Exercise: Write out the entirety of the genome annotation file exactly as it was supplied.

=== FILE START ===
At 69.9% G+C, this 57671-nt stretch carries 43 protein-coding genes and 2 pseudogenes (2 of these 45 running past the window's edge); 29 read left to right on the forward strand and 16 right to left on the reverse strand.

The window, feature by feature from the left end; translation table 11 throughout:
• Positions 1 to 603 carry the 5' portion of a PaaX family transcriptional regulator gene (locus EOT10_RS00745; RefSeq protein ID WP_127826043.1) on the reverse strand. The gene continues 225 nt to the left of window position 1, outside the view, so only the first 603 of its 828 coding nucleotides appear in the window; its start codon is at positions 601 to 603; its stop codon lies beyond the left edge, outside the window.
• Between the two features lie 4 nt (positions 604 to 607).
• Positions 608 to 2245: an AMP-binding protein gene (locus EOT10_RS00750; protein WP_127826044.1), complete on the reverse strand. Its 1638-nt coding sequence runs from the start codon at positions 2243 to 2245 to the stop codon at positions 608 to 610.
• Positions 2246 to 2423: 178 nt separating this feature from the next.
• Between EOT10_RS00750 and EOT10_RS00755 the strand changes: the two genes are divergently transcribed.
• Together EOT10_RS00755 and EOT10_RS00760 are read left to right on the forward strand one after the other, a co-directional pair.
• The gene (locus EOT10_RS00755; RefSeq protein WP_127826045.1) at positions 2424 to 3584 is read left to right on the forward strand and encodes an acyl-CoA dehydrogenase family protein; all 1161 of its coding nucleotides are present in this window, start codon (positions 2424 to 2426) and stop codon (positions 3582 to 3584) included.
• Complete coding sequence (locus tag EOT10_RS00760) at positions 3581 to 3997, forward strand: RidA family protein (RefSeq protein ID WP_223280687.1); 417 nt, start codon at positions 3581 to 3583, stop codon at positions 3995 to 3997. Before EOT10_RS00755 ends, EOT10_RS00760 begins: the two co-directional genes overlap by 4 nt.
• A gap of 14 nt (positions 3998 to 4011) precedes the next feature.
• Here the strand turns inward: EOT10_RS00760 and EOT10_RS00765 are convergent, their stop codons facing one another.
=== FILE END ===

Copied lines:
At 69.9% G+C, this 57671-nt stretch carries 43 protein-coding genes and 2 pseudogenes (2 of these 45 running past the window's edge); 29 read left to right on the forward strand and 16 right to left on the reverse strand.

The window, feature by feature from the left end; translation table 11 throughout:
• Positions 1 to 603 carry the 5' portion of a PaaX family transcriptional regulator gene (locus EOT10_RS00745; RefSeq protein ID WP_127826043.1) on the reverse strand. The gene continues 225 nt to the left of window position 1, outside the view, so only the first 603 of its 828 coding nucleotides appear in the window; its start codon is at positions 601 to 603; its stop codon lies beyond the left edge, outside the window.
• Between the two features lie 4 nt (positions 604 to 607).
• Positions 608 to 2245: an AMP-binding protein gene (locus EOT10_RS00750; protein WP_127826044.1), complete on the reverse strand. Its 1638-nt coding sequence runs from the start codon at positions 2243 to 2245 to the stop codon at positions 608 to 610.
• Positions 2246 to 2423: 178 nt separating this feature from the next.
• Between EOT10_RS00750 and EOT10_RS00755 the strand changes: the two genes are divergently transcribed.
• Together EOT10_RS00755 and EOT10_RS00760 are read left to right on the forward strand one after the other, a co-directional pair.
• The gene (locus EOT10_RS00755; RefSeq protein WP_127826045.1) at positions 2424 to 3584 is read left to right on the forward strand and encodes an acyl-CoA dehydrogenase family protein; all 1161 of its coding nucleotides are present in this window, start codon (positions 2424 to 2426) and stop codon (positions 3582 to 3584) included.
• Complete coding sequence (locus tag EOT10_RS00760) at positions 3581 to 3997, forward strand: RidA family protein (RefSeq protein ID WP_223280687.1); 417 nt, start codon at positions 3581 to 3583, stop codon at positions 3995 to 3997. Before EOT10_RS00755 ends, EOT10_RS00760 begins: the two co-directional genes overlap by 4 nt.
• A gap of 14 nt (positions 3998 to 4011) precedes the next feature.
• Here the strand turns inward: EOT10_RS00760 and EOT10_RS00765 are convergent, their stop codons facing one another.